Survey: The 25 Best Company Cultures
Glassdoor, the site where employees can rate their employers, released its Top 25 Companies for Culture & Values today. While the honorees aren't exactly young startups, at least one of them was in your shoes not too long ago.
Twitter, founded in 2006, came in at number one on the list. The rankings were determined by company reviews submitted on Glassdoor over the past year. Edelman and Google took the number two and three spots, respectively.
Google, which recently celebrated its 10th IPO anniversary, is a prime example of how important it is to define your company culture early on, since this can shape the work environment for years to come.
For example, in Google's S-1 form, founders Larry Page and Sergey Brin stated that they would focus primarily on big picture goals rather than get distracted by short-term trends.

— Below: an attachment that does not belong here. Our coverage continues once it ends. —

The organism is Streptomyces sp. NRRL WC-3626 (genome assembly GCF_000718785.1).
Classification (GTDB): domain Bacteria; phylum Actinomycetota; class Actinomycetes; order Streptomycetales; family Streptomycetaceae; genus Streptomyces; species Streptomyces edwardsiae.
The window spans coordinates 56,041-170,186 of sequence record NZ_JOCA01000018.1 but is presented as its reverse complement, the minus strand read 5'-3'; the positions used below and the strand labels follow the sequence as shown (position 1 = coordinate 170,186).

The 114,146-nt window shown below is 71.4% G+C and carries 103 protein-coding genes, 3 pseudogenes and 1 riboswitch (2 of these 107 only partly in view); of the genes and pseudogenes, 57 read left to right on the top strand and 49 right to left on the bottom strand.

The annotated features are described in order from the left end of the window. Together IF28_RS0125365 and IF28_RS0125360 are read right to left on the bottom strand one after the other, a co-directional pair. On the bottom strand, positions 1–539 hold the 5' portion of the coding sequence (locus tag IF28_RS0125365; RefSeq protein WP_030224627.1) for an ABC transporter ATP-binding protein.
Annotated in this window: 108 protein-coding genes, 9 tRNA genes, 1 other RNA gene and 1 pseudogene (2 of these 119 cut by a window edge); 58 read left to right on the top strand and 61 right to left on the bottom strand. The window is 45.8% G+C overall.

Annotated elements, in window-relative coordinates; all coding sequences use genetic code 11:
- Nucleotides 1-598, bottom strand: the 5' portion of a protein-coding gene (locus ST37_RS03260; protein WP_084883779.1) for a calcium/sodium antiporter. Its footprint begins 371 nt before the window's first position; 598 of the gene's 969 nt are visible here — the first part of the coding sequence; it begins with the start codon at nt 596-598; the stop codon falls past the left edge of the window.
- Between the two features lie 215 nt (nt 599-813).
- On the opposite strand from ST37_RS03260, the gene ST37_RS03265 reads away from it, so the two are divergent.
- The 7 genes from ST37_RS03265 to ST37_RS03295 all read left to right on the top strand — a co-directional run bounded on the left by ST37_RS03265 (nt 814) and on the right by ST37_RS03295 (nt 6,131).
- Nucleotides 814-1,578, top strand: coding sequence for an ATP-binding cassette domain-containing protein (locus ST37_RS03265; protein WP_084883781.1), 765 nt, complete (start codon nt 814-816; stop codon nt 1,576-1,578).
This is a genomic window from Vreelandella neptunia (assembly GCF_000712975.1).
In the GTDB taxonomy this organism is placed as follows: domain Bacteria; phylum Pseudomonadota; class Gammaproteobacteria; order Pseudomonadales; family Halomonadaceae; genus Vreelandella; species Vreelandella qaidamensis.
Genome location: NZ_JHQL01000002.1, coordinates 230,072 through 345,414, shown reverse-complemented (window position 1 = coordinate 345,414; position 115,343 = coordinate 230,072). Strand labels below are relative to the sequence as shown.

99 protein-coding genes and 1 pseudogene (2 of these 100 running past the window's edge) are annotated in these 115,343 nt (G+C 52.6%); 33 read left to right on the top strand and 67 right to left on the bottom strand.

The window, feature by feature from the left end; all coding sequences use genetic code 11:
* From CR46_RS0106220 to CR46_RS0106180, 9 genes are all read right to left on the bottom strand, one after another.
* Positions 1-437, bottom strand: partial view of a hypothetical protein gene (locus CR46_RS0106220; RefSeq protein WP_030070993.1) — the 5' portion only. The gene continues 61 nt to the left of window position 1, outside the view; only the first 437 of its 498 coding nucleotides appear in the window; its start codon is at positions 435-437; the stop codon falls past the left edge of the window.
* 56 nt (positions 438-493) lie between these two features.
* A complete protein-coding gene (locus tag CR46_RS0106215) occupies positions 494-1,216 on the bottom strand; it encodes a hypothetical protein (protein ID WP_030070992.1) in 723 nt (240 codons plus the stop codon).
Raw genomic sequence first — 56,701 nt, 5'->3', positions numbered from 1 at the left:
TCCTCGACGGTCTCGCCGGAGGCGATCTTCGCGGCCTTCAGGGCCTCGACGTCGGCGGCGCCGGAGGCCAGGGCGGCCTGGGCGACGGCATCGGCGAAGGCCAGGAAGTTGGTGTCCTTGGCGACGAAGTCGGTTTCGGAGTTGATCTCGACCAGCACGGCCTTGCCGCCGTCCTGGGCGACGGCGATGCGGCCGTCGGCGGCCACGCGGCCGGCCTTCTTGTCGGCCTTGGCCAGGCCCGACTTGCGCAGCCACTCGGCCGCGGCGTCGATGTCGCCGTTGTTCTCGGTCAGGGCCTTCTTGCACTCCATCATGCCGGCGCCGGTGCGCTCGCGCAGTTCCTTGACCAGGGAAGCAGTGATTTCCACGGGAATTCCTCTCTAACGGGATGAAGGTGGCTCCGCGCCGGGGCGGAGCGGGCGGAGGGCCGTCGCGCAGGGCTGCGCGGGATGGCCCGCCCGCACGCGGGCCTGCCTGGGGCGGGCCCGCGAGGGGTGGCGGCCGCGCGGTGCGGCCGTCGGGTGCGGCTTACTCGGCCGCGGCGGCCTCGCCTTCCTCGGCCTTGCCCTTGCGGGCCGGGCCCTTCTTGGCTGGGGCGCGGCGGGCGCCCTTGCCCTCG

Now, 10 years later, this idea has surfaced in the words of one of their current employees. "The idealism is also reflected in the projects that get funded: not so many projects that chase the gimmick-of-the-day; more projects that lay out a vision of a better world," a Cambridge-based Google software engineer wrote on Glassdoor.
And what does Twitter offer its employees in the way of company culture? Well, rooftop meetings for one, according to a San Francisco employee. But transparency, as well, Twitter CEO Dick Costolo told the audience at the National Venture Capital Association meeting last year.
"One thing I try to impress on all managers is that they make sure everyone on their team understands what they understand. When that happens, office politics kind of drift away," he said.
To view the other companies that are doing company culture right, according to their employees, take a look at the graphic below.